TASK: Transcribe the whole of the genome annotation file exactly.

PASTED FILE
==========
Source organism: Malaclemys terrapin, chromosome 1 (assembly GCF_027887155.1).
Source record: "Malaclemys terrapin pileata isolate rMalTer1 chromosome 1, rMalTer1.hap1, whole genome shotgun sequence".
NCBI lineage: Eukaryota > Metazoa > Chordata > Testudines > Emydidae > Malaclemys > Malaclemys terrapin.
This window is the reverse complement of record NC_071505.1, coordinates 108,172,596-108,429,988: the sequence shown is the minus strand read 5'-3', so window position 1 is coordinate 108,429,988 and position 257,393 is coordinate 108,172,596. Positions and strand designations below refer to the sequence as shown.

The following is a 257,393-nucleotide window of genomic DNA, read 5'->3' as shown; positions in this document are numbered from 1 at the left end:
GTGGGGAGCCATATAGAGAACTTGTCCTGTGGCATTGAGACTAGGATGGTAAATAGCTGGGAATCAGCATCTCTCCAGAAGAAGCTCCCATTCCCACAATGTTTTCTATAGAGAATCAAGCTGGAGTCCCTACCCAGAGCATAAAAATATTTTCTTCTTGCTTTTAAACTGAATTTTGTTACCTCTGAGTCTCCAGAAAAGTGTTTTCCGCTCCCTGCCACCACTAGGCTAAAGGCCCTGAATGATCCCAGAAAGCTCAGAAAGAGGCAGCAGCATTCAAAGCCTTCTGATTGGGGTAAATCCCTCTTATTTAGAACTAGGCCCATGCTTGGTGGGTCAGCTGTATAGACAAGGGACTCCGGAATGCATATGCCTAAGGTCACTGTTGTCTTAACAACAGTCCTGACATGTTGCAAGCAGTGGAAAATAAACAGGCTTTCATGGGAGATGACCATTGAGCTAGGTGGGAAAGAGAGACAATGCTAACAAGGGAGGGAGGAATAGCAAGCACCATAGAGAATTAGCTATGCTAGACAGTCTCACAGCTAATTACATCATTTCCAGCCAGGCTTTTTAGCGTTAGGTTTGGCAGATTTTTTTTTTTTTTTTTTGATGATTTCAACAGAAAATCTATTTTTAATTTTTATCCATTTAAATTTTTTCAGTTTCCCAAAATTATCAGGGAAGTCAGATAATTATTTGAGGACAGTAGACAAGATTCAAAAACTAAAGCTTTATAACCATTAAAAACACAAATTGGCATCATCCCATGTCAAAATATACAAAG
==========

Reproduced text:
Source organism: Malaclemys terrapin, chromosome 1 (assembly GCF_027887155.1).
Source record: "Malaclemys terrapin pileata isolate rMalTer1 chromosome 1, rMalTer1.hap1, whole genome shotgun sequence".
NCBI lineage: Eukaryota > Metazoa > Chordata > Testudines > Emydidae > Malaclemys > Malaclemys terrapin.
This window is the reverse complement of record NC_071505.1, coordinates 108,172,596-108,429,988: the sequence shown is the minus strand read 5'-3', so window position 1 is coordinate 108,429,988 and position 257,393 is coordinate 108,172,596. Positions and strand designations below refer to the sequence as shown.

The following is a 257,393-nucleotide window of genomic DNA, read 5'->3' as shown; positions in this document are numbered from 1 at the left end:
GTGGGGAGCCATATAGAGAACTTGTCCTGTGGCATTGAGACTAGGATGGTAAATAGCTGGGAATCAGCATCTCTCCAGAAGAAGCTCCCATTCCCACAATGTTTTCTATAGAGAATCAAGCTGGAGTCCCTACCCAGAGCATAAAAATATTTTCTTCTTGCTTTTAAACTGAATTTTGTTACCTCTGAGTCTCCAGAAAAGTGTTTTCCGCTCCCTGCCACCACTAGGCTAAAGGCCCTGAATGATCCCAGAAAGCTCAGAAAGAGGCAGCAGCATTCAAAGCCTTCTGATTGGGGTAAATCCCTCTTATTTAGAACTAGGCCCATGCTTGGTGGGTCAGCTGTATAGACAAGGGACTCCGGAATGCATATGCCTAAGGTCACTGTTGTCTTAACAACAGTCCTGACATGTTGCAAGCAGTGGAAAATAAACAGGCTTTCATGGGAGATGACCATTGAGCTAGGTGGGAAAGAGAGACAATGCTAACAAGGGAGGGAGGAATAGCAAGCACCATAGAGAATTAGCTATGCTAGACAGTCTCACAGCTAATTACATCATTTCCAGCCAGGCTTTTTAGCGTTAGGTTTGGCAGATTTTTTTTTTTTTTTTTTGATGATTTCAACAGAAAATCTATTTTTAATTTTTATCCATTTAAATTTTTTCAGTTTCCCAAAATTATCAGGGAAGTCAGATAATTATTTGAGGACAGTAGACAAGATTCAAAAACTAAAGCTTTATAACCATTAAAAACACAAATTGGCATCATCCCATGTCAAAATATACAAAG